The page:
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Italy buries first quake victims

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Italy buries first quake victims

Post  Admin on Wed Apr 08, 2009 10:11 am

Italy has held the first funerals for victims of the powerful earthquake which struck the country's central Abruzzo region.

Officials say 260 people are now known to have died in Monday's quake and about 28,000 are homeless.

As aftershocks continue to rattle the region, hopes are fading of pulling any more people alive from the rubble.

A mass funeral will take place in the the regional capital L'Aquila on Friday as well as a day of national mourning.

The Bishop of L'Aquila, Giuseppe Molinari, will conduct the mass, Italian Prime Minister Silvio Berlusconi has said.

Pope Benedict XVI has said he will visit the region "as soon as possible".

One resident of L'Aquila, Antonella Massi, said people in the town were shocked to have lost so many loved ones.

"The town has been reduced to rubble with over 40 dead and lots of them were young," she said.

"A whole generation cancelled out."

As overnight temperatures dropped to 4-5C, thousands spent a second night in tent camps around L'Aquila.

The AFP news agency reported that about 200 people had been unable to find shelter in the camps.

"Rai [television channel] says everything's under control, but we can't even get into the tents," the agency quoted one woman as saying.

Warning to looters

Speaking at a press conference in L'Aquila, Mr Berlusconi said of the 260 bodies recovered so far, 16 were children and nine were yet to be identified.

Some 17,700 people were sheltering in temporary camps set up by the authorities, while a further 10,000 were in other accommodation, he said.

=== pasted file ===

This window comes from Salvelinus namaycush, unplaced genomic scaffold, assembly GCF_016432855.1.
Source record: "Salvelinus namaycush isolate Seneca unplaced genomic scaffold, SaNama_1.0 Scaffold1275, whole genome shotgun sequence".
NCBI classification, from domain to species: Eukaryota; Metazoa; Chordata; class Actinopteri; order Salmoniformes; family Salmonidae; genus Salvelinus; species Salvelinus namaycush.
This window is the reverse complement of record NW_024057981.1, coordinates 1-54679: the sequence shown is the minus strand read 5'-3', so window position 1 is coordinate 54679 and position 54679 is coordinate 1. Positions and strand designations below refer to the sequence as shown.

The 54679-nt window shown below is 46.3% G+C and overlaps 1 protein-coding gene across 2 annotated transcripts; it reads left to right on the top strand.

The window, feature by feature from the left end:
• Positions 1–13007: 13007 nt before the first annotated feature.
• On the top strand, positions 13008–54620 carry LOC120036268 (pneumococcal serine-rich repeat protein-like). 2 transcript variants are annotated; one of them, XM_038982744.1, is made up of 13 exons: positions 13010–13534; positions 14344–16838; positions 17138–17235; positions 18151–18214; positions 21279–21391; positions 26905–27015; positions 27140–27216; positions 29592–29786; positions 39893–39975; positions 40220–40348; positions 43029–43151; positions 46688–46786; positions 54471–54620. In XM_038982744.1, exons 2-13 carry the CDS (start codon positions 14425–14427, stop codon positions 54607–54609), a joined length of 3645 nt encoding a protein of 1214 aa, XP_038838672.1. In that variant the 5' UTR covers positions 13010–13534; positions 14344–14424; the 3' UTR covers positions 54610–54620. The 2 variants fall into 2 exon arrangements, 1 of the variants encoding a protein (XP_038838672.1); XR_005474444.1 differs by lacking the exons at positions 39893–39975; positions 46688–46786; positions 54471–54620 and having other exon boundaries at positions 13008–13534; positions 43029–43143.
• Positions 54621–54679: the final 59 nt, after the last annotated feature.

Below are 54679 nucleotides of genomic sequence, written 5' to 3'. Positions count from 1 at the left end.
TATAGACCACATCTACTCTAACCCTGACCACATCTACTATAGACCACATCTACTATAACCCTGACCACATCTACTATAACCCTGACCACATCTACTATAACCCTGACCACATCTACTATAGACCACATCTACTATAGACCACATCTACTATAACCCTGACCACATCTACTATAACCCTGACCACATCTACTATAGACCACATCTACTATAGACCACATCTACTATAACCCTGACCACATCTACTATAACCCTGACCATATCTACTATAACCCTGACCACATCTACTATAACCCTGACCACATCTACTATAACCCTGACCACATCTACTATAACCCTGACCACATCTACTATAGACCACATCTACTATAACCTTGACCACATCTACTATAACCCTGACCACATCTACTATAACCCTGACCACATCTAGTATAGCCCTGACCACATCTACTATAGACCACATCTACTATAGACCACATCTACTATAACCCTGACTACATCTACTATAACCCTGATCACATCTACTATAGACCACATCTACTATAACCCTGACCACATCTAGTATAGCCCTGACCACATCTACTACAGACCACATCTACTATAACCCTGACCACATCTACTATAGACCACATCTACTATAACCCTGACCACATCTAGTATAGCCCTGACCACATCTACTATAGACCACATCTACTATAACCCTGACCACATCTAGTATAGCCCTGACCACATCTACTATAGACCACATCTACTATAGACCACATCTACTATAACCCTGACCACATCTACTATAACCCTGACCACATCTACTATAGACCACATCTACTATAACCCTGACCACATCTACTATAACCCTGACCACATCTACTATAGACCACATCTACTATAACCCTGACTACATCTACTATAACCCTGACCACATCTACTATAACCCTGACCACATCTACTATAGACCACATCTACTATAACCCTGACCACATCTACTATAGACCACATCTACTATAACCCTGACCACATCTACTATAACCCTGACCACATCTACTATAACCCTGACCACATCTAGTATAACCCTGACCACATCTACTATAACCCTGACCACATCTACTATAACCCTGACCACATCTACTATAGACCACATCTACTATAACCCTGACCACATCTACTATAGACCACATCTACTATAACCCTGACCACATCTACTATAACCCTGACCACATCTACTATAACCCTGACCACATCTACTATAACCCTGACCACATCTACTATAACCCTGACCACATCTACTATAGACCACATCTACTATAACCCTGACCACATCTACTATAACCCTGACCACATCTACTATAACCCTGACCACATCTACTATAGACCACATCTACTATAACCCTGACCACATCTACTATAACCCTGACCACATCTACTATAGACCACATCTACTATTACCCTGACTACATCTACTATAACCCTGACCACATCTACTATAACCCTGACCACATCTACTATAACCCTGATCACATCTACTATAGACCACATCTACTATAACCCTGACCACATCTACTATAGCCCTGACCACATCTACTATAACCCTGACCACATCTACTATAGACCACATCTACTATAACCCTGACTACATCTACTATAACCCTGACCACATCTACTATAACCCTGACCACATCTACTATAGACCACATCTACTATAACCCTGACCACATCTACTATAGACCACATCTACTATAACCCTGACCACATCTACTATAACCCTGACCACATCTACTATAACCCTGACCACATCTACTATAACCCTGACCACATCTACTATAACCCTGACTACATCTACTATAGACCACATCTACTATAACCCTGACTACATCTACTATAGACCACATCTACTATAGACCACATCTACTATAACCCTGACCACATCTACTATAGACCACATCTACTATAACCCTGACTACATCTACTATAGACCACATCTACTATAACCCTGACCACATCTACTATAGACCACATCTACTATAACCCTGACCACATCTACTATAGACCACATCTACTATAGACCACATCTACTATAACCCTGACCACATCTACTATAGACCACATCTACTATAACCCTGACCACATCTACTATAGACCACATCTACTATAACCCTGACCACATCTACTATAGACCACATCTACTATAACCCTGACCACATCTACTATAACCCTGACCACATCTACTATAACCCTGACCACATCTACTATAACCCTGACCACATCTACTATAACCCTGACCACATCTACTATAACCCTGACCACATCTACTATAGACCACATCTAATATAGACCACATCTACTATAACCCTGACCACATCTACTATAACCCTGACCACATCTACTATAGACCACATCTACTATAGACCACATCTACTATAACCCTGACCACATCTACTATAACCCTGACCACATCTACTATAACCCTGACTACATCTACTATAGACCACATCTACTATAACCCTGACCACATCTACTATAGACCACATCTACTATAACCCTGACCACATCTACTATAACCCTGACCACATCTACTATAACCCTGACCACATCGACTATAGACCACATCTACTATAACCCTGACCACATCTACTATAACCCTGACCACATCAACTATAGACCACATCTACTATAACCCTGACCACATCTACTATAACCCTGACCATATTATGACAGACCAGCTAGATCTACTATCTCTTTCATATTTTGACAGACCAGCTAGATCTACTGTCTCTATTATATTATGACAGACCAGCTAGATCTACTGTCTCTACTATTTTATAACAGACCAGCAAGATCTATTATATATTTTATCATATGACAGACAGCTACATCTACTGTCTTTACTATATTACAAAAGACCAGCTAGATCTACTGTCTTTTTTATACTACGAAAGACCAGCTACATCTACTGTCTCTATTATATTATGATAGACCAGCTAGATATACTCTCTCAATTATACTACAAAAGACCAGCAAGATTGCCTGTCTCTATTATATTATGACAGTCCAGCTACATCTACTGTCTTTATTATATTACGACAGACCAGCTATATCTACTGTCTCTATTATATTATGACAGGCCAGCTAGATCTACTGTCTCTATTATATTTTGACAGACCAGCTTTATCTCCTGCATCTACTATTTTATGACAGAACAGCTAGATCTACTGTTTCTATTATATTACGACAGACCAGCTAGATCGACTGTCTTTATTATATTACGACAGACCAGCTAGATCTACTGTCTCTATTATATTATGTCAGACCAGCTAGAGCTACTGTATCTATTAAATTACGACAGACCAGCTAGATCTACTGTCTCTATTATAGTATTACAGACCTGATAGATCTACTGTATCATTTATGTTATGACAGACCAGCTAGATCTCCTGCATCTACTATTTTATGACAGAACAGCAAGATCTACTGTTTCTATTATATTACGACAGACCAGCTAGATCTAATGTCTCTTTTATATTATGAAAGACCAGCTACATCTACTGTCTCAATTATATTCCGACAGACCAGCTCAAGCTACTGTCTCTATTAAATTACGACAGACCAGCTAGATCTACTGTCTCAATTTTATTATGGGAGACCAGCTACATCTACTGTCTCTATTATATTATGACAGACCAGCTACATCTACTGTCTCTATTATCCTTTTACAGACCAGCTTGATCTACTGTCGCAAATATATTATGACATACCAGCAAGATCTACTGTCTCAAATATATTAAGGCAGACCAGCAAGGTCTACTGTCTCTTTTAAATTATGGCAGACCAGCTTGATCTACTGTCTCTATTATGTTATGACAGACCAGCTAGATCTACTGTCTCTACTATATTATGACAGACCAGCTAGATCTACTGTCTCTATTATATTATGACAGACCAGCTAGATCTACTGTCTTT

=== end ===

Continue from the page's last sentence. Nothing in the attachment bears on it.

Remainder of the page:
Mr Berlusconi said he was concerned by reports of looting and was planning to introduce new legislation to impose "very severe punishment" on people caught committing the crime.

"Whoever is low enough to try to take advantage of a tragedy like this shows a total lack of morals and will be very severely punished," he said.

Troops will also be deployed to guard vacant homes, said Mr Berlusconi.

During an earlier visit to a camp, Mr Berlusconi caused controversy by comparing the experience to a "a weekend of camping.


The Pope has praised rescuers, the police and the Italian authorities for their work after the quake.

He said the rush to help those affected demonstrated "how important it is to have this solidarity in order to get over these painful moments".

"I wish to tell that population the Pope shares your pain and your worries. I hope to visit you as soon as I can," he said.

About 150 people have been pulled alive from the rubble but rescue efforts have been hampered by the aftershocks.

At least seven strong shocks hit the region during the night, killing one person and waking people from their sleep in the tent shelters.

The tremors brought down masonry from already damaged buildings and one tremor was felt as far away as Rome.

The authorities say it is difficult to know when the tremors will end.

Firefighters' coordinator Gennaro Tornatore told AFP that his colleagues were "risking their lives" working amid the rubble in such conditions.

Rescue efforts were given a boost when a 20-year-old woman was pulled alive from the rubble after being buried for 42 hours.

But while rescuers had earlier expressed hope that people could be found alive, that now appears increasingly unlikely.

The emphasis of the rescue operation will slowly shift to salvage and clearance, the BBC's Dominic Hughes reports from L'Aquila.

One man, the uncle of a student believed buried under the ruins of university accommodation, said in such circumstances, "hope dies last".

"But what can you really hope for here? The building just fell into the ground," he said.

Between 3,000 and 10,000 buildings are thought to have been damaged in L'Aquila, making the 13th-Century city of 70,000 uninhabitable for some time.

The head of the Italian Red Cross, Francesco Rocha, said it could be months or even years before all the displaced people could return to their own homes.


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